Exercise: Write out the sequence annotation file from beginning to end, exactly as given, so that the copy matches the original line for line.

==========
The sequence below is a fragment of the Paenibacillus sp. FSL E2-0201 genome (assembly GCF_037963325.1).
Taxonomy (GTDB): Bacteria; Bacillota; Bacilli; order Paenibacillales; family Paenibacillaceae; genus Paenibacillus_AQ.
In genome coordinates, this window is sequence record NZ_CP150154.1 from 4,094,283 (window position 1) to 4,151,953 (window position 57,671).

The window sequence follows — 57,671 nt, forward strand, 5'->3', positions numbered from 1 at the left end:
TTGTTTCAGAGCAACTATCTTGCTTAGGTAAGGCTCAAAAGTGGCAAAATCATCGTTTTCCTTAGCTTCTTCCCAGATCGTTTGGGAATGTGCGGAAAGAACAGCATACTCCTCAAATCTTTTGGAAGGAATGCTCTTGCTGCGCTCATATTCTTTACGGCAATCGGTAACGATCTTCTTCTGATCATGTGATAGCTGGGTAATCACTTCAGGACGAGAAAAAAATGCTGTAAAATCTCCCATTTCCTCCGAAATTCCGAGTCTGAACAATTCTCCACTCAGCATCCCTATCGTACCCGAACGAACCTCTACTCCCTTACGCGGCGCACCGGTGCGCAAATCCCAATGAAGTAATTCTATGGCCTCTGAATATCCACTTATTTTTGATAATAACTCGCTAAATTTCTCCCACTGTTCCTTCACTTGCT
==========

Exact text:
The sequence below is a fragment of the Paenibacillus sp. FSL E2-0201 genome (assembly GCF_037963325.1).
Taxonomy (GTDB): Bacteria; Bacillota; Bacilli; order Paenibacillales; family Paenibacillaceae; genus Paenibacillus_AQ.
In genome coordinates, this window is sequence record NZ_CP150154.1 from 4,094,283 (window position 1) to 4,151,953 (window position 57,671).

The window sequence follows — 57,671 nt, forward strand, 5'->3', positions numbered from 1 at the left end:
TTGTTTCAGAGCAACTATCTTGCTTAGGTAAGGCTCAAAAGTGGCAAAATCATCGTTTTCCTTAGCTTCTTCCCAGATCGTTTGGGAATGTGCGGAAAGAACAGCATACTCCTCAAATCTTTTGGAAGGAATGCTCTTGCTGCGCTCATATTCTTTACGGCAATCGGTAACGATCTTCTTCTGATCATGTGATAGCTGGGTAATCACTTCAGGACGAGAAAAAAATGCTGTAAAATCTCCCATTTCCTCCGAAATTCCGAGTCTGAACAATTCTCCACTCAGCATCCCTATCGTACCCGAACGAACCTCTACTCCCTTACGCGGCGCACCGGTGCGCAAATCCCAATGAAGTAATTCTATGGCCTCTGAATATCCACTTATTTTTGATAATAACTCGCTAAATTTCTCCCACTGTTCCTTCACTTGCT